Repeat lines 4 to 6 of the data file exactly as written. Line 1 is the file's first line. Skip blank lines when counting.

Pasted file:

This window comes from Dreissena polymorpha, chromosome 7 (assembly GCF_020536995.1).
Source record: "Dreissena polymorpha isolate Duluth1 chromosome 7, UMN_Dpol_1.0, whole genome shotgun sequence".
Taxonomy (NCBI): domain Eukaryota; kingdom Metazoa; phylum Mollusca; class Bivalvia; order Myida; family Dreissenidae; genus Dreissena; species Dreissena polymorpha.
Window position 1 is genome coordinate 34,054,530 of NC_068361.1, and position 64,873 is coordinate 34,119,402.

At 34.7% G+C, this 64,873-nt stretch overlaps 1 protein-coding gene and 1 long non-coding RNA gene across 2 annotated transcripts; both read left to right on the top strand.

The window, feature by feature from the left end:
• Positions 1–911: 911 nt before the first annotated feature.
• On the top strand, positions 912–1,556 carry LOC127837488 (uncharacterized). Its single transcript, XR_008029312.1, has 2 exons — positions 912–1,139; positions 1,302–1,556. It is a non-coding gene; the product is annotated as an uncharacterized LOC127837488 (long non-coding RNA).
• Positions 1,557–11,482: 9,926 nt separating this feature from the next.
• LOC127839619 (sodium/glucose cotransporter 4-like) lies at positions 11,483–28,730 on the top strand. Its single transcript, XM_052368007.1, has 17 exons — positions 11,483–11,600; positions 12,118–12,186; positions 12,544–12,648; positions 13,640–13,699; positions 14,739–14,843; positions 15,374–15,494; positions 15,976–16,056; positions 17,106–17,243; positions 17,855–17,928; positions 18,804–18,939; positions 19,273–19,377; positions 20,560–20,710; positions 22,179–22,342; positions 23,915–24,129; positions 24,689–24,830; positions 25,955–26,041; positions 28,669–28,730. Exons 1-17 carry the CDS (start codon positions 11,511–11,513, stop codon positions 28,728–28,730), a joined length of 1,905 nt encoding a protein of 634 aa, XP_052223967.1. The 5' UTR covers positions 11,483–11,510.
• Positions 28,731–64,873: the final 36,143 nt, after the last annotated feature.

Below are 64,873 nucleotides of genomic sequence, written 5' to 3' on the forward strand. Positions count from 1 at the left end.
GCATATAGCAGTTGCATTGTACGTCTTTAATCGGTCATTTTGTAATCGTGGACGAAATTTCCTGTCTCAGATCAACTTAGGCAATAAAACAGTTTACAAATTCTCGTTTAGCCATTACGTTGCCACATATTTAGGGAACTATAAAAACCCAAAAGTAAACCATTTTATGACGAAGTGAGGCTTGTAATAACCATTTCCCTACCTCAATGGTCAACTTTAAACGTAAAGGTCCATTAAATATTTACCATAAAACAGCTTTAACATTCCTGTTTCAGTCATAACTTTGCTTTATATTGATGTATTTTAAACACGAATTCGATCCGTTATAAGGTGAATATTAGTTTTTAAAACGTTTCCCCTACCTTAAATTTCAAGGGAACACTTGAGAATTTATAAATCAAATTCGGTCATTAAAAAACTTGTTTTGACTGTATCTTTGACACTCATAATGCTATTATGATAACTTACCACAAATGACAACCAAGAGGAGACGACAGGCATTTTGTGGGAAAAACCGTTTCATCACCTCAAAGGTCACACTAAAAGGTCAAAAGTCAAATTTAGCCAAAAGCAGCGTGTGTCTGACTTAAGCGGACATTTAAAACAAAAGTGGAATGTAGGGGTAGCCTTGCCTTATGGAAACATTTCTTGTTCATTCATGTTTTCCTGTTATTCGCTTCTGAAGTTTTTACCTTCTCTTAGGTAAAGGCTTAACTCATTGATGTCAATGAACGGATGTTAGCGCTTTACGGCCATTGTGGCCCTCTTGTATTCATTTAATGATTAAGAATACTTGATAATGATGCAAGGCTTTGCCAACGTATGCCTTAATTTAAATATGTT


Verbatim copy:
Window position 1 is genome coordinate 34,054,530 of NC_068361.1, and position 64,873 is coordinate 34,119,402.

At 34.7% G+C, this 64,873-nt stretch overlaps 1 protein-coding gene and 1 long non-coding RNA gene across 2 annotated transcripts; both read left to right on the top strand.

The window, feature by feature from the left end: